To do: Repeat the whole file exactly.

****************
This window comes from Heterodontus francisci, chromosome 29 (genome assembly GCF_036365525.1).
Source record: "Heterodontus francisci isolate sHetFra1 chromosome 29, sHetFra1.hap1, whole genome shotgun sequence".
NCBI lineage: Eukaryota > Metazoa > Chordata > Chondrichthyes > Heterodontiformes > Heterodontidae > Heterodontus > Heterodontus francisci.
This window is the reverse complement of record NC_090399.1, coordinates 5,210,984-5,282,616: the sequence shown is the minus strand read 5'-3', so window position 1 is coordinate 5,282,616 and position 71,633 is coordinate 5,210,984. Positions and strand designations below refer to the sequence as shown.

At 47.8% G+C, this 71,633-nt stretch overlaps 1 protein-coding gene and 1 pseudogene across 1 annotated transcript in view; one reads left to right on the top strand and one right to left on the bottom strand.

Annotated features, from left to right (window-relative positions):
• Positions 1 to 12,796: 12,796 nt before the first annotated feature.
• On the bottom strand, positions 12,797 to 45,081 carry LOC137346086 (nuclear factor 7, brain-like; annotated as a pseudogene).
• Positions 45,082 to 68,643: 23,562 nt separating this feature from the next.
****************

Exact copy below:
This window comes from Heterodontus francisci, chromosome 29 (genome assembly GCF_036365525.1).
Source record: "Heterodontus francisci isolate sHetFra1 chromosome 29, sHetFra1.hap1, whole genome shotgun sequence".
NCBI lineage: Eukaryota > Metazoa > Chordata > Chondrichthyes > Heterodontiformes > Heterodontidae > Heterodontus > Heterodontus francisci.
This window is the reverse complement of record NC_090399.1, coordinates 5,210,984-5,282,616: the sequence shown is the minus strand read 5'-3', so window position 1 is coordinate 5,282,616 and position 71,633 is coordinate 5,210,984. Positions and strand designations below refer to the sequence as shown.

At 47.8% G+C, this 71,633-nt stretch overlaps 1 protein-coding gene and 1 pseudogene across 1 annotated transcript in view; one reads left to right on the top strand and one right to left on the bottom strand.

Annotated features, from left to right (window-relative positions):
• Positions 1 to 12,796: 12,796 nt before the first annotated feature.
• On the bottom strand, positions 12,797 to 45,081 carry LOC137346086 (nuclear factor 7, brain-like; annotated as a pseudogene).
• Positions 45,082 to 68,643: 23,562 nt separating this feature from the next.